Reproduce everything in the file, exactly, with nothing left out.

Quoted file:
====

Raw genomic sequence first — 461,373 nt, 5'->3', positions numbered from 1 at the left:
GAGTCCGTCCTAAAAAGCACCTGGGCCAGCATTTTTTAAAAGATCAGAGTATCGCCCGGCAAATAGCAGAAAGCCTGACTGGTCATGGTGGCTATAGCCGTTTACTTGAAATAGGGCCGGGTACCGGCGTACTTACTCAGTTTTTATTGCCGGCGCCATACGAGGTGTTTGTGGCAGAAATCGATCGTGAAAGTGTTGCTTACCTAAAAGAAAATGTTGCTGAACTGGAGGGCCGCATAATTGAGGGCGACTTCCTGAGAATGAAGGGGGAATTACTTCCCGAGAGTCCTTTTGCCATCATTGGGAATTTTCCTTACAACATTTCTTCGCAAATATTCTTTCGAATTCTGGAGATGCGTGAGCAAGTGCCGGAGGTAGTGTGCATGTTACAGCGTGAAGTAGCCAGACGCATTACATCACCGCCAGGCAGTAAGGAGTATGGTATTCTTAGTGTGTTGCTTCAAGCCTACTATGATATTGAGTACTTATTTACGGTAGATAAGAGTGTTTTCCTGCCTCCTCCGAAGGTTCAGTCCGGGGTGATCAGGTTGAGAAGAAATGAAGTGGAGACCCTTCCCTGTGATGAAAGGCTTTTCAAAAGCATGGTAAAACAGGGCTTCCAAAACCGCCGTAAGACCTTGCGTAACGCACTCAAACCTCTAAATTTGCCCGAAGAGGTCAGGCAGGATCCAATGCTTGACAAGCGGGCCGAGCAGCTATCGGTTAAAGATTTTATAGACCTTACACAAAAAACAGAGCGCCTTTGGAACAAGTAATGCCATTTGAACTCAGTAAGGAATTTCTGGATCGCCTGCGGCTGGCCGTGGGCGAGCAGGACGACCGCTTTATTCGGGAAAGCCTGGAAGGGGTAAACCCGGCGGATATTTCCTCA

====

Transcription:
Raw genomic sequence first — 461,373 nt, 5'->3', positions numbered from 1 at the left:
GAGTCCGTCCTAAAAAGCACCTGGGCCAGCATTTTTTAAAAGATCAGAGTATCGCCCGGCAAATAGCAGAAAGCCTGACTGGTCATGGTGGCTATAGCCGTTTACTTGAAATAGGGCCGGGTACCGGCGTACTTACTCAGTTTTTATTGCCGGCGCCATACGAGGTGTTTGTGGCAGAAATCGATCGTGAAAGTGTTGCTTACCTAAAAGAAAATGTTGCTGAACTGGAGGGCCGCATAATTGAGGGCGACTTCCTGAGAATGAAGGGGGAATTACTTCCCGAGAGTCCTTTTGCCATCATTGGGAATTTTCCTTACAACATTTCTTCGCAAATATTCTTTCGAATTCTGGAGATGCGTGAGCAAGTGCCGGAGGTAGTGTGCATGTTACAGCGTGAAGTAGCCAGACGCATTACATCACCGCCAGGCAGTAAGGAGTATGGTATTCTTAGTGTGTTGCTTCAAGCCTACTATGATATTGAGTACTTATTTACGGTAGATAAGAGTGTTTTCCTGCCTCCTCCGAAGGTTCAGTCCGGGGTGATCAGGTTGAGAAGAAATGAAGTGGAGACCCTTCCCTGTGATGAAAGGCTTTTCAAAAGCATGGTAAAACAGGGCTTCCAAAACCGCCGTAAGACCTTGCGTAACGCACTCAAACCTCTAAATTTGCCCGAAGAGGTCAGGCAGGATCCAATGCTTGACAAGCGGGCCGAGCAGCTATCGGTTAAAGATTTTATAGACCTTACACAAAAAACAGAGCGCCTTTGGAACAAGTAATGCCATTTGAACTCAGTAAGGAATTTCTGGATCGCCTGCGGCTGGCCGTGGGCGAGCAGGACGACCGCTTTATTCGGGAAAGCCTGGAAGGGGTAAACCCGGCGGATATTTCCTCA